Desperate Move

Signpost along the road to recovery.
Signpost along the road to recovery.

I lay like a dead thing for nearly eleven hours, except for that one time I got up to pee. Struggling out of my stupor, I tried to orient myself. “Where am I? Oh, yes. I’m on the couch at my friend’s house; the bathroom is down the hall.” I got to my feet and nearly fell. “My God, it’s like I had surgery.” Utter lassitude – no strength. Hands so sore that even turning the doorknob hurt. The harsh bathroom light revealed the extremity of my physical condition – fingernails dirty and broken, bruises dotting my arms and legs, banged knuckles and sliced fingertips trailing dirty Band-Aids. Blessing my hosts for their clean and comfortable home, I made my way back toward the living room, holding on the wall for support. Flopping down onto the sofa, I dropped back into oblivion.

The morning sun shone onto the money plant on the sideboard, gentle breezes lifted the sheer draperies, as the sound of traffic on the nearby Brooklyn-Queens Expressway filled the room. TC stood near the couch. “You ok?” I dragged myself up from the crazy dream that had me half-paralyzed, thinking “If the bags under my eyes are as bad as the ones under his, then I’ll be avoiding the mirror.”

“What a night,” I say to him.  “I will never do that again, as long as I live.”

“Me, neither,” he grins.

There are many moments from my recent move-out that are burned in my memory, and that is one of them. I nearly cried from the gratitude I felt for him, for his hard work, his steadfastness, his passionate commitment to our friendship. It is a great thing to be loved and to have friends like that. I have often said that if the shit ever really hits the fan, that I want my friend TC to be with me. “I want you in my foxhole, should there ever be a war,” I’d say to him, in half-joking acknowledgment of his loyalty. He had just proved it. The war was my final push to exit Stage Left, and TC was my buddy.

Such stressful times bring out the best in people, and this one brought out the best in many of my friends. KC Weakley showed his mettle. He was my houseguest as I tried to pack a month’s worth of effort into two weeks, and he worked long hours and self-directed. He helped my neighbor take my outside plants, and cleaned up my balcony while I shed helpless tears in the kitchen, too overcome to watch, and too hurried to take in the kindness from him and Mary Lou, who was taking my beloved flowers to care for. Two days later, he urged me to give in to the exhausted weeping that overtook me when I could finally take it no more, that last day as I piled clothes into a suitcase. “You’ve earned this meltdown. Take it.”

I have been told that it is my being such a good friend that caused everyone to support me so completely during my move from NYC. I have been told I deserve it. I suppose I believe it, but it doesn’t lessen my amazement at the depth of friendship that was demonstrated. Cynthia Keane and Jack McKeane, jet-lagged from a trip back from the Netherlands, came to assist, repeatedly. Good friends dropped in to encourage me, and to help me pack. Arlene Karno, staying with me the last 10 days, packed and moved and humped boxes, and took professional photographs of the process, and of the last week’s worth of performances in the space. Karin Kearns carried boxes too, and videotaped the process. Nearly a dozen friends came back over and over again, and worked hard in the summer heat to move out all my stuff. And I worked nonstop. Worked so long and so hard that I became delirious.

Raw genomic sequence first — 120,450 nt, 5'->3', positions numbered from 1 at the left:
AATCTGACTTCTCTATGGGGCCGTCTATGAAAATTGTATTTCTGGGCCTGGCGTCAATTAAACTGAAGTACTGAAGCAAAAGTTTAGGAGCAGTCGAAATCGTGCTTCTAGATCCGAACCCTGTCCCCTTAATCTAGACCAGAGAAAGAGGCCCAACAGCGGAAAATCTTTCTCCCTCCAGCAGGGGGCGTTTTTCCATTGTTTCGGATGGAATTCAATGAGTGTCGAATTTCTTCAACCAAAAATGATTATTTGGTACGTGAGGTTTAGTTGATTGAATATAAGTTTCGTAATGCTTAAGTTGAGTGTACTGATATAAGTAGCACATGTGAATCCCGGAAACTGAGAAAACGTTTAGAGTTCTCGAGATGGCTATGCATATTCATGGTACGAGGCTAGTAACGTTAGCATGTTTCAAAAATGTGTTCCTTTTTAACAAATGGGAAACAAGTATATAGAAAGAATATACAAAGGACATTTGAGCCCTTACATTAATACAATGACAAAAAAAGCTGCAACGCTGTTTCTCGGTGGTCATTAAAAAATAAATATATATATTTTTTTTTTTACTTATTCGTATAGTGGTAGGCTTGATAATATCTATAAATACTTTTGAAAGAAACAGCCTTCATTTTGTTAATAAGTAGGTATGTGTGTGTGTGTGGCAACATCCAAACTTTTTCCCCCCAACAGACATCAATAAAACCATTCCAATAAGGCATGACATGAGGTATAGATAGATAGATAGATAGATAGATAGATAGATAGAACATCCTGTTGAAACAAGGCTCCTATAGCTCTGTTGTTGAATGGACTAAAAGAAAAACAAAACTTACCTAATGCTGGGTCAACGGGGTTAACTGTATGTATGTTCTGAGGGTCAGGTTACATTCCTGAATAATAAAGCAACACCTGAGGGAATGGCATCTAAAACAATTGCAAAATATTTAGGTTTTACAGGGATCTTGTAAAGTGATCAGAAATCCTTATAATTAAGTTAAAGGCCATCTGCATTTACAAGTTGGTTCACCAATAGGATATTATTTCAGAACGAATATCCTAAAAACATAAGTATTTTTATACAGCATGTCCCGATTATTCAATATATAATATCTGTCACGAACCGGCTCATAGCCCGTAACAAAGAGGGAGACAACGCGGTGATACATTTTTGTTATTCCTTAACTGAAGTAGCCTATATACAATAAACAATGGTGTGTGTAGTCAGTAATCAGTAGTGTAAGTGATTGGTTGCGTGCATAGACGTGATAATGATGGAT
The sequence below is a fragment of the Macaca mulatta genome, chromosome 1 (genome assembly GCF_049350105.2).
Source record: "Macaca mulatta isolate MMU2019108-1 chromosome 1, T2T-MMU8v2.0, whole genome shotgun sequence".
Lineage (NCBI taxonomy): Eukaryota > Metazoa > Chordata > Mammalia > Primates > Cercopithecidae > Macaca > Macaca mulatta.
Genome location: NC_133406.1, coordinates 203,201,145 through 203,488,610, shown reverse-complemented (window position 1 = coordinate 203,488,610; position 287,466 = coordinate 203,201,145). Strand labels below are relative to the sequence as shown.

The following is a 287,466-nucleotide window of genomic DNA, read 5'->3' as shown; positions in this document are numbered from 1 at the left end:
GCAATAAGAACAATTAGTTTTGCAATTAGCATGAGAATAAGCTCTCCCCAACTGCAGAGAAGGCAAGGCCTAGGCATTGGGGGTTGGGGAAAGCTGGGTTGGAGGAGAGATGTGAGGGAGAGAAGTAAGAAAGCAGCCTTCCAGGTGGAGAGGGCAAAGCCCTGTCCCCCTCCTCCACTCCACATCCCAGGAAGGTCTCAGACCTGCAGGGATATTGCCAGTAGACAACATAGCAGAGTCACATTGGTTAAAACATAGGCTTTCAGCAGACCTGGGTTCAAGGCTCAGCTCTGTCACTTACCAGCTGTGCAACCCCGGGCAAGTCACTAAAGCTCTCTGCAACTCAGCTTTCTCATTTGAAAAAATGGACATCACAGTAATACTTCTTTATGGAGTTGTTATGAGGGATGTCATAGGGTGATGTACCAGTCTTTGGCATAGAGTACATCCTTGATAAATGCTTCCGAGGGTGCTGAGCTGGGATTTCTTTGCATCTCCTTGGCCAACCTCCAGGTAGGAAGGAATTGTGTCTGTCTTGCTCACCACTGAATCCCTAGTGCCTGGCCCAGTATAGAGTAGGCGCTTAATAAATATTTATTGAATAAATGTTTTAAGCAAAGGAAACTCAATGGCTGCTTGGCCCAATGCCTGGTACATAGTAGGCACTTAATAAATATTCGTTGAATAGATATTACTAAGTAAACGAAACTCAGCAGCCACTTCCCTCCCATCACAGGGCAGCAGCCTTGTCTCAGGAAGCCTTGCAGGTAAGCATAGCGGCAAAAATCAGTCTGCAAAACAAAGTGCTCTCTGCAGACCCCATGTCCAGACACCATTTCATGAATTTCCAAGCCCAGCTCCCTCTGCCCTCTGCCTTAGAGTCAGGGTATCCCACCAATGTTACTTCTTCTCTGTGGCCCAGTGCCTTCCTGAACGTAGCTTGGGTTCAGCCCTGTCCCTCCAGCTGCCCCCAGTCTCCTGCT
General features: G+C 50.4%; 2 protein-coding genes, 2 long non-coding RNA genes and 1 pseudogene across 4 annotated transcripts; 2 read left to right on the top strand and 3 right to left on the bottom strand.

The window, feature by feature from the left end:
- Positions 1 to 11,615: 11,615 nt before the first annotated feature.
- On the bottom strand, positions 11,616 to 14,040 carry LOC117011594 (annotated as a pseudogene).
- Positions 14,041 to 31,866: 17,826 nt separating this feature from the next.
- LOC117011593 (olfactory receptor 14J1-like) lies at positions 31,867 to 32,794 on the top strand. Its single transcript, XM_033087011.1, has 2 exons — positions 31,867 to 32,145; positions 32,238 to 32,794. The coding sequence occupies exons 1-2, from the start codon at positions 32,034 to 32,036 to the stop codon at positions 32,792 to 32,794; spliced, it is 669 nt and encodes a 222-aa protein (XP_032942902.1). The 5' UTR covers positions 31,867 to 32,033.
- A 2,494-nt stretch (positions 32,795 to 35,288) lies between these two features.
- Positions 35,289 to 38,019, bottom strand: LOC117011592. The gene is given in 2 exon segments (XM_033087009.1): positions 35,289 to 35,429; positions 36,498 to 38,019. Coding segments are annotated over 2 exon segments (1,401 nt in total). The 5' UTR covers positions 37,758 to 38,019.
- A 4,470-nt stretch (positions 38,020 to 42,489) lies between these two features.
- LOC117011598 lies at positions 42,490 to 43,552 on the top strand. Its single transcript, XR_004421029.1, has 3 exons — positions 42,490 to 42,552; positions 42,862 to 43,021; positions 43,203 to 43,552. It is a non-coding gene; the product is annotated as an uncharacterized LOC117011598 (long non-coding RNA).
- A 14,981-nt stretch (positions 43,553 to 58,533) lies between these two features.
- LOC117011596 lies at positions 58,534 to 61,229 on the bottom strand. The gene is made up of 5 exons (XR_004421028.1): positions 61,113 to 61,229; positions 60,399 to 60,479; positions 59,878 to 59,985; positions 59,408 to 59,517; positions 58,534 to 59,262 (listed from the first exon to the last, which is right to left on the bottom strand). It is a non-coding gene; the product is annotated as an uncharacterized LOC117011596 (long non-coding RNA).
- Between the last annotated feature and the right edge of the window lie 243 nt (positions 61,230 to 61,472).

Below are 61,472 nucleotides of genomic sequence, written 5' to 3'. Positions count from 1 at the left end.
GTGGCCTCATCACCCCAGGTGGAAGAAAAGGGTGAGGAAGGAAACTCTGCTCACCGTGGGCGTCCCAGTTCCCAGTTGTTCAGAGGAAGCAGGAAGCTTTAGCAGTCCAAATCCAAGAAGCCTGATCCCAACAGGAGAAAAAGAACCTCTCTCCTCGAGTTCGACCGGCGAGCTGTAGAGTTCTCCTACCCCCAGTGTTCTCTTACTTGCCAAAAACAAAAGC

Now I feel like I am emerging from recovery. I have babied myself, like a good patient. I have slept and eaten and showered, and not demanded anything else from myself. I have driven south from New York in increments, staying in quiet hotels and with friends, who have treated me as an honored guest. I have accepted their largesse and enjoyed being grateful, enjoyed having all that desperate packing and moving behind me.

I am coming into my own again. Today is the resumption of my Writing Your Heart Out Workshop. Elise Feldman, in CT, and I, in Savannah, are writing and sharing, via the internet. Composing this blog post, I feel my creativity returning. I look ahead into a future with time to write, time to rest, time to see who I am without the burden of managing a theater. Time to be Cheryl on the road. It’s the loveandworktour. I am grateful to be so loved–and to resume the work.

And I’ll always be grateful to Scott Slavin, Valerie Hager, Marlene Nichols, Darryl Hell, KC Weakley, Arlene Karno, Cynthia Keane, Jack McKeane, Jim and Mary Lou Pietsch, Dolores Corwin, and TC Corwin, the best war buddy a woman could ever have.


4 thoughts on “Desperate Move

  1. Sometimes I read these entries out of order, even backwards
    in true left-handed fashion. I took me a full ten days
    to get my back back to normal after that trip. It was grueling, not
    an exaggeration. And only because it was July. I’m not used
    to that much humidity and New Yorkers deserve some kind of
    medal for enduring it. It’d be interesting for you to note, as I am
    the changes in climate around the country since you and I we’re
    Keroacian 20’s. It’s not the same. It’s humid everywhere, coach.
    And by coach, I mean fearless leader.


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